Justice is Served
By Brittany Kriz
James Justice, a senior at Martin Methodist College (Tenn.), took home the slam dunk title in New Orleans this week in a sellout Fogelman Arena at Tulane University in the State Farm College Slam Dunk & 3-Point Championships. The contest was televised live on ESPN.
Justice showed off his 52-inch vertical leap as he beat out Auburn's Kenny Gabriel, Miami's DeQuan Jones and Clemson's Bryan Narcisse in the semifinals. In the finals, he brought the judges out of their chairs with a thrown-up, between-the-legs, left-handed dunk that became the No. 1 play on ESPN's SportsCenter.
The 5'10" Justice was the smallest competitor, and he's also the only one to be chosen by fans rather than by contest organizers. Justice was the winner of the Dark Horse Dunker Contest, a bracket style voting contest on Facebook that picked 16 under-the-radar players and let fans vote on their favorite dunkers.
In addition to being the physical underdog, Justice carried the banner for the smaller schools. Martin Methodist College is a small NAIA school situated in the town of Pulaski, Tenn., just north of the Alabama border. About 7800 people live in Pulaski, and the Martin Methodist student body numbers around 1,100 students.
To even get in the contest in the first place, Justice had to mobilize a small fan base and use social media to gain a fan following. To improve Justice's chances in the fan contest, the Martin Methodist Athletic Department started "Operation Justice," a campaign released on the 'Help MMC Get James Justice into the College Dunk Contest' Facebook group along with several videos of Justice.
"Operation Justice" had two phases. The first was to ask friends from overseas to vote for Justice, so he could gain global support, and the second phase was to ask friends in the armed forces to vote for Justice. All the while, friends and fans were asked to spread the word of Justice to as many people as they could.
"You know, even though I don't go to (Martin Methodist), I have a friend who goes there, and that's how I heard about this," said David Hinson, one of the 3,000 members of the Facebook group.
The Justice campaign went across the nation, receiving votes from nearly every state, and even recruited the assistance of 20 countries around the globe, including Mexico, Canada, Brazil, England, Ireland, Scotland, Germany, Russia, Poland, Israel, United Arab Emirates, Pakistan, Australia and several others.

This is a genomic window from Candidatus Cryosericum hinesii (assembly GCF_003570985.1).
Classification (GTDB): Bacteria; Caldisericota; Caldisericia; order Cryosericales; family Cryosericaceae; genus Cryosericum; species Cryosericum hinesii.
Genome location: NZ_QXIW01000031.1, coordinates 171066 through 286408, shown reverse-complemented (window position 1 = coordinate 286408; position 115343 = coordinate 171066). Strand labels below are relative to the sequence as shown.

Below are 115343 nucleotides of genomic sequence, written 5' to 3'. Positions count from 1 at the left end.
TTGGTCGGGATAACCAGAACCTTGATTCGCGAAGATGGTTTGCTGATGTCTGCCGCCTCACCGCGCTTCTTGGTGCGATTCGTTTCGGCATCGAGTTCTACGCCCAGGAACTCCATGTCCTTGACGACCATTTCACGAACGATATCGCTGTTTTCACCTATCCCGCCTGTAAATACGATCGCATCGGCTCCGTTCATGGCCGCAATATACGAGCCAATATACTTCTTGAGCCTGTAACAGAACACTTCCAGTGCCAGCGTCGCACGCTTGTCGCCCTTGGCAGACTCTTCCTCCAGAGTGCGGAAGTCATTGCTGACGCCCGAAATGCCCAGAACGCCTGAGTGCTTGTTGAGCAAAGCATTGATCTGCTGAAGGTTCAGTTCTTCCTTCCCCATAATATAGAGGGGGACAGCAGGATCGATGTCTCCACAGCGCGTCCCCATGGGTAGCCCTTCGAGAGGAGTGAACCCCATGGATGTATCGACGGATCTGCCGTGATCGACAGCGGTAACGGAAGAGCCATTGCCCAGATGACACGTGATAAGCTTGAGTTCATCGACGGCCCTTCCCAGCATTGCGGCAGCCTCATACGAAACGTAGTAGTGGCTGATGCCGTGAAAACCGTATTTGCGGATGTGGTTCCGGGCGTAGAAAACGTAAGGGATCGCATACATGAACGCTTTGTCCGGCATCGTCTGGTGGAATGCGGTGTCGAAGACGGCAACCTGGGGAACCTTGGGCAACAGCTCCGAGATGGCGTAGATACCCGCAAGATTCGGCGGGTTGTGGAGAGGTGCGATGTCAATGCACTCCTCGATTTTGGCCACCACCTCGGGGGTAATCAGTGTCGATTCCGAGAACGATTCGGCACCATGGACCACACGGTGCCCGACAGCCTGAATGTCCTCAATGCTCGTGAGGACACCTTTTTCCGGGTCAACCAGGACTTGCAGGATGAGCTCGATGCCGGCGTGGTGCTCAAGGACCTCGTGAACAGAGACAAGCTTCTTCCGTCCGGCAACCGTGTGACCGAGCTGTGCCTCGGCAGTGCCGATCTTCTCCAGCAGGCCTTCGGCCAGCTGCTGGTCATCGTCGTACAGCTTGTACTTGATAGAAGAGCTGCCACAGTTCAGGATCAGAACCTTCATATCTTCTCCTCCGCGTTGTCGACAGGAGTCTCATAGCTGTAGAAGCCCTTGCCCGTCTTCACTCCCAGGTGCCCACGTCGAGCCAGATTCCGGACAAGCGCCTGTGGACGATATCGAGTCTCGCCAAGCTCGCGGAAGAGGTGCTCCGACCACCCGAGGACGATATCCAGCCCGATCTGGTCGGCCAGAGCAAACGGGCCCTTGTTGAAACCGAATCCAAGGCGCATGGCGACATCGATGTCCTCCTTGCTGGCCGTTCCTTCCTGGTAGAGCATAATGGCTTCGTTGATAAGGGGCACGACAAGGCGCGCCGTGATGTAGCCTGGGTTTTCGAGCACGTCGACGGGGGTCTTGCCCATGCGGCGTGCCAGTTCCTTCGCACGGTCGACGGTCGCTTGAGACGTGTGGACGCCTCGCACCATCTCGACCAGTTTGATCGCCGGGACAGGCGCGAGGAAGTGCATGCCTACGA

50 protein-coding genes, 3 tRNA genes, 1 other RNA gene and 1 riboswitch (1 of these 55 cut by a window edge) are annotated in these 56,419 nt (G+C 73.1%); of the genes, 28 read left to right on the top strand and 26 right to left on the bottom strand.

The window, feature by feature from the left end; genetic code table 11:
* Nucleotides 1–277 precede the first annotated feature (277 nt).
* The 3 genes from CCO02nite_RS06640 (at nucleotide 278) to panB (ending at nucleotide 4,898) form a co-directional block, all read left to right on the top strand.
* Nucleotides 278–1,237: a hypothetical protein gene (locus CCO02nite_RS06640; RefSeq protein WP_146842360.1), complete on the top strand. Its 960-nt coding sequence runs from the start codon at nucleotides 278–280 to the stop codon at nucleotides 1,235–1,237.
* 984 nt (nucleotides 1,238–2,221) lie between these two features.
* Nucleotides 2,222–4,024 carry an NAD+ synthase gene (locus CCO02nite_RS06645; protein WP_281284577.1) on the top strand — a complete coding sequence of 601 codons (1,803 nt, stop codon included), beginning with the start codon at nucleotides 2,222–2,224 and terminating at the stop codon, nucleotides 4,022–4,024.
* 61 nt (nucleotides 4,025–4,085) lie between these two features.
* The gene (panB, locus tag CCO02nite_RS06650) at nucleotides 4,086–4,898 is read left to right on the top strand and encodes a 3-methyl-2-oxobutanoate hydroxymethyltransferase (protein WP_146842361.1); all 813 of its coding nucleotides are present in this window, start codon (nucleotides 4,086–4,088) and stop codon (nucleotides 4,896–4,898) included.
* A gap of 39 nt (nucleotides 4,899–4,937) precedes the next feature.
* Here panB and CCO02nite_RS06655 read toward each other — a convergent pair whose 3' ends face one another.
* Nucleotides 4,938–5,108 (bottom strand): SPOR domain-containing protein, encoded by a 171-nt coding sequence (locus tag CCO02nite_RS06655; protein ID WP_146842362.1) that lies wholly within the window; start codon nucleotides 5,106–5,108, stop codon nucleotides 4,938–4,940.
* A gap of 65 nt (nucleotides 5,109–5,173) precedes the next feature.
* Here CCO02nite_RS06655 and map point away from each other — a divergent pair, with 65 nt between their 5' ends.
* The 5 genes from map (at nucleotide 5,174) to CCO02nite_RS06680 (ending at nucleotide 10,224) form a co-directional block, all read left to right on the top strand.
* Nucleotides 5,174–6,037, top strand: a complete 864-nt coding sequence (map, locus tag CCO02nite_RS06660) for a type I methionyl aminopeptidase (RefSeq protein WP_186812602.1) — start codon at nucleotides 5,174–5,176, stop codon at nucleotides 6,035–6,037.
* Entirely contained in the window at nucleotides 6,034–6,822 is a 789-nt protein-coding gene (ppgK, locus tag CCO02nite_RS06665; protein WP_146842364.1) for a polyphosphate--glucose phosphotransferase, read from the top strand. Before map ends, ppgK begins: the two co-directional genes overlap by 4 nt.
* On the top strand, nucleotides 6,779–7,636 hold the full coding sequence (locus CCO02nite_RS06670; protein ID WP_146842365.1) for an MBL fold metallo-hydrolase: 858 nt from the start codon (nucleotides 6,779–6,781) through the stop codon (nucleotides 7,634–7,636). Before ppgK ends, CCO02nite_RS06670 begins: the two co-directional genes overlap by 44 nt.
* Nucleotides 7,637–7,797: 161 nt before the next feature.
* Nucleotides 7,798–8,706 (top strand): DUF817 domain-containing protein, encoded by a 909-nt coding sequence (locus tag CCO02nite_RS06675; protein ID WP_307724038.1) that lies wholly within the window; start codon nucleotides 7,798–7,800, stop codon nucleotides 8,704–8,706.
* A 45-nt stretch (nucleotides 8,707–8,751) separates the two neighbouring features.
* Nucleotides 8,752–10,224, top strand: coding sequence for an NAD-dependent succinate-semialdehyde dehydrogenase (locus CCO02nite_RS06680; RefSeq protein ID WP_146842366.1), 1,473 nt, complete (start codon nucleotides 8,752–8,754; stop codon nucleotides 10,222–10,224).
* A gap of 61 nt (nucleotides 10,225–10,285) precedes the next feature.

"That was the biggest surprise," Justice said. "I didn't think it would go globally. And, without (those fans), I wouldn't (have gone) to New Orleans."
The campaign also rallied support from Pulaski and surrounding communities.
"It's very easy for larger schools to poll their student bodies against Martin's," said Pat Ford, mayor of Pulaski and director of student housing. "It's pretty awesome to solicit the help of the communities around us. People had a bit of ownership in it, and that's very special for the community and Martin as well."
Local businesses displayed "Vote for Justice" or "We Support Justice" signs outside their doors, encouraging everyone to vote.
"We wanted to show our support and get the word out to others as well," said Doug Wallace, manager at Legends Steakhouse. "I'm all about underdogs and small town heroes. We just wanted to show our support and to show him our support."
After his win in the Facebook contest was announced, friends and fans witnessed Justice and the Martin Methodist RedHawks in action during the 75th Annual Buffalo Funds-NAIA Division I Men's Basketball National Championship Tournament, held in the Municipal Auditorium at Kansas City, Mo.
Justice and the RedHawks sailed through the first round of the tournament, defeating the Southern Nazarene Crimson Storm (Okla.) 81-68. But, an 88-74 upset in the second round against Mountain State University put Justice and the RedHawks out of the tournament and ended their season.
Thanks to the contest though, Justice got to finish his collegiate career with one more big slam. He is hoping the opportunity provides him with a chance to further his basketball career and perhaps play or coach. He is getting a degree from Martin Methodist in physical education.
"This opportunity is a blessing, and I want to thank everyone who voted," Justice said.
Brittany Kriz is an NAIA Virtual Intern and a sophomore at Martin Methodist College (Tenn.)